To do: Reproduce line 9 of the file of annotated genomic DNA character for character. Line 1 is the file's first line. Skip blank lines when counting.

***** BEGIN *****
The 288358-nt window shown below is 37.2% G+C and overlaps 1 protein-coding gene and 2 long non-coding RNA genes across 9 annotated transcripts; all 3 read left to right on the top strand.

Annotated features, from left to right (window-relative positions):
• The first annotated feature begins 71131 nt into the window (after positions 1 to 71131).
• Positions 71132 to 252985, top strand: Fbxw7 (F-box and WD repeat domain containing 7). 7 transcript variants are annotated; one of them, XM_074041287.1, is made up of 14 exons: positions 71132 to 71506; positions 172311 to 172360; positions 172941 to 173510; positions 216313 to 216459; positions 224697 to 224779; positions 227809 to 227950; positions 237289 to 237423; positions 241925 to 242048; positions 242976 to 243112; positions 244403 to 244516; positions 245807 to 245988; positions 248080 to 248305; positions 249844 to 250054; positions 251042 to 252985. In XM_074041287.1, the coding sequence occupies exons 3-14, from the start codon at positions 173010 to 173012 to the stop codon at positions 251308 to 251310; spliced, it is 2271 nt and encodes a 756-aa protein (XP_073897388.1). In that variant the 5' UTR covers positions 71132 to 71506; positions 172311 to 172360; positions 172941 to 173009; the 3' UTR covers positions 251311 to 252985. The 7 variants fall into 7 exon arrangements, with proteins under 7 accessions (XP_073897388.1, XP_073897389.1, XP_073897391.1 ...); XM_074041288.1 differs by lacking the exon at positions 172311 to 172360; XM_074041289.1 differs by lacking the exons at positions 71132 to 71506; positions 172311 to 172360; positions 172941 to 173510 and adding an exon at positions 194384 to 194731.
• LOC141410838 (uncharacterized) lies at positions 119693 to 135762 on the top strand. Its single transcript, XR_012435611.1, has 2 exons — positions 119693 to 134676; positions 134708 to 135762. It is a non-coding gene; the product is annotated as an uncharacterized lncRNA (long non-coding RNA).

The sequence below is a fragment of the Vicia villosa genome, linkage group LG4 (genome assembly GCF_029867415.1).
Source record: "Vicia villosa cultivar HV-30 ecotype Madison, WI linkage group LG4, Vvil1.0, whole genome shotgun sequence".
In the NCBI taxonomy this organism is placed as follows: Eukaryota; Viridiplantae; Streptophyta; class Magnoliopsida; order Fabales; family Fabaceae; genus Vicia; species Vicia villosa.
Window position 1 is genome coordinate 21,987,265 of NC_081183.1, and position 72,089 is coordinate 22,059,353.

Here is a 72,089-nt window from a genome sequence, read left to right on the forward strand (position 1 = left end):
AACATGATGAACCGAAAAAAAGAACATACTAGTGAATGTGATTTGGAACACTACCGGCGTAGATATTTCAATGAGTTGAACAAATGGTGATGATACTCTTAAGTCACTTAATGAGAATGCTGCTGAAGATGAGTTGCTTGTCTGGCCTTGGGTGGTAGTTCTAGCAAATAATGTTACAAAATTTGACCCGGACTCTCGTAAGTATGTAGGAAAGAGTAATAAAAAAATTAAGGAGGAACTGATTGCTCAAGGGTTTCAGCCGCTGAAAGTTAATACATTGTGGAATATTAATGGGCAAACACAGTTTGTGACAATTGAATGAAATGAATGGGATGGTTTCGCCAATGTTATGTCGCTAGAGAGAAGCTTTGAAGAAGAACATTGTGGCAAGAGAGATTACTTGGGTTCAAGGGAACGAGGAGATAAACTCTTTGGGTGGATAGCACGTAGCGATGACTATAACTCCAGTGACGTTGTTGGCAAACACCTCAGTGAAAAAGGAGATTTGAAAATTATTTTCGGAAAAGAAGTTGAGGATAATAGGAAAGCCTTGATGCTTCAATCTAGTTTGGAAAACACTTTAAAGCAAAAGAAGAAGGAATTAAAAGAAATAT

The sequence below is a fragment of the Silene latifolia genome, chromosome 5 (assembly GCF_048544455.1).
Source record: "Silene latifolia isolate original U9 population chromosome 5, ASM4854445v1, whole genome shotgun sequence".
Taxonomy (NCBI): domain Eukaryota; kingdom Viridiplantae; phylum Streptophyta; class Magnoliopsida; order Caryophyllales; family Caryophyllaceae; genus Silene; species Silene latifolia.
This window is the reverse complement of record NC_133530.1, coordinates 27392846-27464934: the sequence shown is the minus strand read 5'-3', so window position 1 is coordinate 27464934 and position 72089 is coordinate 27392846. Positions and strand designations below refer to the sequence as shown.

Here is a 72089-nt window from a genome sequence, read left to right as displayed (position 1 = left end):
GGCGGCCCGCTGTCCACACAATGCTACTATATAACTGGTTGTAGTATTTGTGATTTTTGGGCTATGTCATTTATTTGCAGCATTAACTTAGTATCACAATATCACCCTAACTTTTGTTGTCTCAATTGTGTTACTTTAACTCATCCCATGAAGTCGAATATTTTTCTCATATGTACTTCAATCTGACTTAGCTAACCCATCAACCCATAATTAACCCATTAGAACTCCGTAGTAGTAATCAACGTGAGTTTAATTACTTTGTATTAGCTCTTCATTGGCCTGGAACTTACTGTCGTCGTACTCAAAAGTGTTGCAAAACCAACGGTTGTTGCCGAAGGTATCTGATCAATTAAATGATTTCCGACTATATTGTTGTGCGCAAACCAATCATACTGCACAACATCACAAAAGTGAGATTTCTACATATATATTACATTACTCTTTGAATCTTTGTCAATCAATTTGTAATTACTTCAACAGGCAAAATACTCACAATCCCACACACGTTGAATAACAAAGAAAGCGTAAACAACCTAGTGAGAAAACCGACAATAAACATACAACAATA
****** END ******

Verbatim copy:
Window position 1 is genome coordinate 21,987,265 of NC_081183.1, and position 72,089 is coordinate 22,059,353.